No, the signs in the pictures below aren't mistakes. They're some of the last remaining examples of a rare species that's slowly creeping towards extinction: McDonald's restaurants that still sport their original single-arch signage.
There was speculation at the start of the month that the closure of a McDonald's in Belleville, Illinois, meant there were none of these rarities left, but there are still a few around. Here's where you can find them.
When people come across rare single-arch McDonad's restaurants, they sometimes think the sign is a mistake or that the restaurant is an imposter. Actually, the sign is just very old. The McDonald's logo and the 'golden arches' weren't originally intended to look like an 'M'. They were,... well, arches.
Early restaurants had one golden arch on either side of the building so they could be easily seen from the road. These arches were used to represent the restaurants and several variations of a single-arch motif were used to create signs in the 1950s and 1960s. The first logo proper was designed to resemble a restaurant seen from an angle, from which perspective the two individual arches overlapped and happened to form an 'M').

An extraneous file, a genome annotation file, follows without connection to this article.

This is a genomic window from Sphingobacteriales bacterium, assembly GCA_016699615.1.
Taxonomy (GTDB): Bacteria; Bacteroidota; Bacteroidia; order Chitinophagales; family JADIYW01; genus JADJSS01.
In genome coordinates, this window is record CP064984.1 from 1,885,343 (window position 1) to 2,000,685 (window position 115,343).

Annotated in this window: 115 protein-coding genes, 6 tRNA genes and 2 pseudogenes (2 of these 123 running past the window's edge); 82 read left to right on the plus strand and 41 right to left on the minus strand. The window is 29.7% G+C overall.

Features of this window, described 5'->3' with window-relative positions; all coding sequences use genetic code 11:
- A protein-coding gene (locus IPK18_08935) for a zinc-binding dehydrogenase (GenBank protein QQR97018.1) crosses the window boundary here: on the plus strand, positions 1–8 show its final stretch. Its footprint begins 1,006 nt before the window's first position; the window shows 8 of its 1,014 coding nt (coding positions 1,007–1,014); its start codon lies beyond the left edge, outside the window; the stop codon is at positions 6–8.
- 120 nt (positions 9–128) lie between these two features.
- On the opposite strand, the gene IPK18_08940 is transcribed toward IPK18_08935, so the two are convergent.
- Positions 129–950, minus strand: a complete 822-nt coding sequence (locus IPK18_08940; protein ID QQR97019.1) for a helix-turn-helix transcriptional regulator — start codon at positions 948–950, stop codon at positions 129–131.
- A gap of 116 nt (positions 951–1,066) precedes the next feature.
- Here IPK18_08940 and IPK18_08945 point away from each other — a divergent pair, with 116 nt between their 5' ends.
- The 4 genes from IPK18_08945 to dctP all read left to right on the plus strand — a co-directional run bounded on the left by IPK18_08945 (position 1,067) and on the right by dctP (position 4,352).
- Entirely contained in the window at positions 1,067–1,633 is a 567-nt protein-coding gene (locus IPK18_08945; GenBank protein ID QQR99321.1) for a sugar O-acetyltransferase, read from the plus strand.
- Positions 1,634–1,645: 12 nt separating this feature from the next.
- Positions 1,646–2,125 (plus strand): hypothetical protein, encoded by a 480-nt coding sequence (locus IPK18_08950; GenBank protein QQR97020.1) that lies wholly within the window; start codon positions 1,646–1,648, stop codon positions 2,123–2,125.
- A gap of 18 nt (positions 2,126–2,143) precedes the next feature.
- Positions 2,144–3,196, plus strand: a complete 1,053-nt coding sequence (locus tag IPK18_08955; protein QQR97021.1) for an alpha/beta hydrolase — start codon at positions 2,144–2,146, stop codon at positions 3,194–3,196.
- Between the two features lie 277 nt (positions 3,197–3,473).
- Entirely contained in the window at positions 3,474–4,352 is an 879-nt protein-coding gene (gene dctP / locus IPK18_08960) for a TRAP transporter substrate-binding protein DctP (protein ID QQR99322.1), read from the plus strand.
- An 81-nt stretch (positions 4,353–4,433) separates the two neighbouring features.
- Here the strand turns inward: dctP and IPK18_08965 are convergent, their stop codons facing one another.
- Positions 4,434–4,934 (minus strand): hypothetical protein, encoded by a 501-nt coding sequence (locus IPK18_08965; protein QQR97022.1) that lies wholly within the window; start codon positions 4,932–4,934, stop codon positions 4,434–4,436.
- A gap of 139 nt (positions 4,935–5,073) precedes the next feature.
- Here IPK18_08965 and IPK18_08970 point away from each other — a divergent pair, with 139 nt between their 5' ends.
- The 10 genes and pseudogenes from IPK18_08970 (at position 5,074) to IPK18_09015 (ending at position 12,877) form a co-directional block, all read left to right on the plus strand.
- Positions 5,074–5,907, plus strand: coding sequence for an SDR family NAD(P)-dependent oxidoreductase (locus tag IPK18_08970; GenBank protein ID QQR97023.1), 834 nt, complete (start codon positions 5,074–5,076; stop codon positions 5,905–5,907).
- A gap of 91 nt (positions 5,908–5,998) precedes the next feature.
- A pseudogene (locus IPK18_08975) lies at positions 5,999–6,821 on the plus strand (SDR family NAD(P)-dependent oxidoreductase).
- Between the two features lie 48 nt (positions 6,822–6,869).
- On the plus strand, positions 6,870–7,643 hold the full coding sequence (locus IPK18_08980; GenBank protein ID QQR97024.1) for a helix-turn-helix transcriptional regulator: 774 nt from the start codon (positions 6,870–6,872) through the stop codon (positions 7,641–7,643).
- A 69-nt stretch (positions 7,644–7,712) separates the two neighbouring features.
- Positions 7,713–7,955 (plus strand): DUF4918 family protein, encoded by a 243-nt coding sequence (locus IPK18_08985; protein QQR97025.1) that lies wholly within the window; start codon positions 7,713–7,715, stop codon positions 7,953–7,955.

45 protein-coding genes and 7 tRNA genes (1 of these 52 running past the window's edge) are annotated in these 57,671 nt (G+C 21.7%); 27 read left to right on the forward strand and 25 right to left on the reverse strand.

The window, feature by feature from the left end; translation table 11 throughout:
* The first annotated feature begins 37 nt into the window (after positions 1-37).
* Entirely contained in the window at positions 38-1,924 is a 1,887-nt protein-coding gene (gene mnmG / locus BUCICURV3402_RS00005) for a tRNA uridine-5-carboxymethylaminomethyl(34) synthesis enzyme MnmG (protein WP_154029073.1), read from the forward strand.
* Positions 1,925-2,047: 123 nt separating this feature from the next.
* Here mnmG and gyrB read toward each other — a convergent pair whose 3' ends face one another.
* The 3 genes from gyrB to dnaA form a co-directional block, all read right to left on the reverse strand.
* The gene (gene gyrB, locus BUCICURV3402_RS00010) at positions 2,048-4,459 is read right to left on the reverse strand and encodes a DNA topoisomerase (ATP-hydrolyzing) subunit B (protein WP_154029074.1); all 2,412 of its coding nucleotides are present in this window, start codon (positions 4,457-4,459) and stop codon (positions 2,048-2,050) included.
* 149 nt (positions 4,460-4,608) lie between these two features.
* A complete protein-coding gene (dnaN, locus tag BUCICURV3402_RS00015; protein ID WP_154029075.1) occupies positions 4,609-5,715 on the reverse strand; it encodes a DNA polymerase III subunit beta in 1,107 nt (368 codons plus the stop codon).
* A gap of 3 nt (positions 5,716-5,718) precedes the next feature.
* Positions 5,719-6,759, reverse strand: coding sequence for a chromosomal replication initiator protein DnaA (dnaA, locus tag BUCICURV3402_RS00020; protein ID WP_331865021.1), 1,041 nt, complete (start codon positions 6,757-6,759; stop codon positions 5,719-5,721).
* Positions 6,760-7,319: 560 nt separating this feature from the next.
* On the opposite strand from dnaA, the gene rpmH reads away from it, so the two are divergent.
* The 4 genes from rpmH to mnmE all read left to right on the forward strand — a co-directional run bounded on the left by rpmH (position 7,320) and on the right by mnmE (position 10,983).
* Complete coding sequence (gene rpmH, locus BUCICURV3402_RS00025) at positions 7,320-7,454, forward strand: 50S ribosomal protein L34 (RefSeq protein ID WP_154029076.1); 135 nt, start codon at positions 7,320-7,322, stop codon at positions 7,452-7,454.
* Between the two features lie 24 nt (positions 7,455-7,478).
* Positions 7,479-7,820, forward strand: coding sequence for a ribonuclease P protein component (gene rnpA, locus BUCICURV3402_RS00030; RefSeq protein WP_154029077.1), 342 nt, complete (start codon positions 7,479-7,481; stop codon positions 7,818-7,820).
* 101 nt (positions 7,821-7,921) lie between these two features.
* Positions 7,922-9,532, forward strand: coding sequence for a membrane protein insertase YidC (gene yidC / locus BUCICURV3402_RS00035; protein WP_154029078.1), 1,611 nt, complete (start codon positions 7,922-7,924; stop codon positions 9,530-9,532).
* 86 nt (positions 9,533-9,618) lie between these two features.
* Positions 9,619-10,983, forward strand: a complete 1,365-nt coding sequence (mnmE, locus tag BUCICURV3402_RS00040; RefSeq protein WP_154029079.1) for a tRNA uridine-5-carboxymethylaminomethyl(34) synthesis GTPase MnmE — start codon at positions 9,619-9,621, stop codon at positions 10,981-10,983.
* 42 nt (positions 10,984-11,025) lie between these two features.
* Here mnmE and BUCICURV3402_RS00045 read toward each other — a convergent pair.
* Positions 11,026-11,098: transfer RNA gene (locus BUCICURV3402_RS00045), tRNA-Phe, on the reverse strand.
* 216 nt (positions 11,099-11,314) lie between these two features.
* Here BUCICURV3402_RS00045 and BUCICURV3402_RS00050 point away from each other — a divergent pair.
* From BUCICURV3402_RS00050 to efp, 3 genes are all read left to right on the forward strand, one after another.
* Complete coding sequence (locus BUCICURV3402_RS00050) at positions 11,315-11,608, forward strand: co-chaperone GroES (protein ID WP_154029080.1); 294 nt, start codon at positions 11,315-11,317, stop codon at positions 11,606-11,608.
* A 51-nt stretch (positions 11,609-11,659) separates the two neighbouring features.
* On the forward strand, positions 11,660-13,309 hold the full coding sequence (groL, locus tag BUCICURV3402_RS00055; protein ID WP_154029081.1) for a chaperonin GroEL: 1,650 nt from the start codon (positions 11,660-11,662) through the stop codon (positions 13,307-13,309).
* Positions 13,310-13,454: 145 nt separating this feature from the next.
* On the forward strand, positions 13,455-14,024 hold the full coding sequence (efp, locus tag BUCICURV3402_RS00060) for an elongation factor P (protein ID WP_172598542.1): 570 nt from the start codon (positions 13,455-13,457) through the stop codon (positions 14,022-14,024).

A McDonald's in Bellville, Illinois, closed at the start of the month, leading to the removal of its 61-year-old single-arch signage, which had survived several attempts at modernisation over the years, with locals rejecting proposals to update it. But single-arch McDonald's signs can still be found in some US states. Some of them even still feature McDonald's original mascot, Speedee.
So where can you see a single-arch McDonald's sign today? As well as the oldest surviving McDonald's in Downey McDonald's, there are restaurants with single-arch signs in Pine Buff, Arkansas (the sign has been listed on the National Register of Historic Places); Montrose, Colorado; Green Bay, Wisconsin; Muncie, Indiana; Lewiston, Idaho; Magnolia, New Jersey and Warren, Michigan. Here are some of the finds people have made on social media.
This McDonalds sign in Montrose, Colorado has a single arch instead of the traditional double-arch. from r/mildlyinteresting
When you're a brand as ubiquitous as McDonald's, a restaurant with any deviation from the usual brand identity can become a place of pilgrimage for fans. The McDonald's in Sedona, Arizona, has become a hit on Instagram thanks to its blue McDonald's logo, and some of these last remaining single-arch McDonald's could achieve the same fame.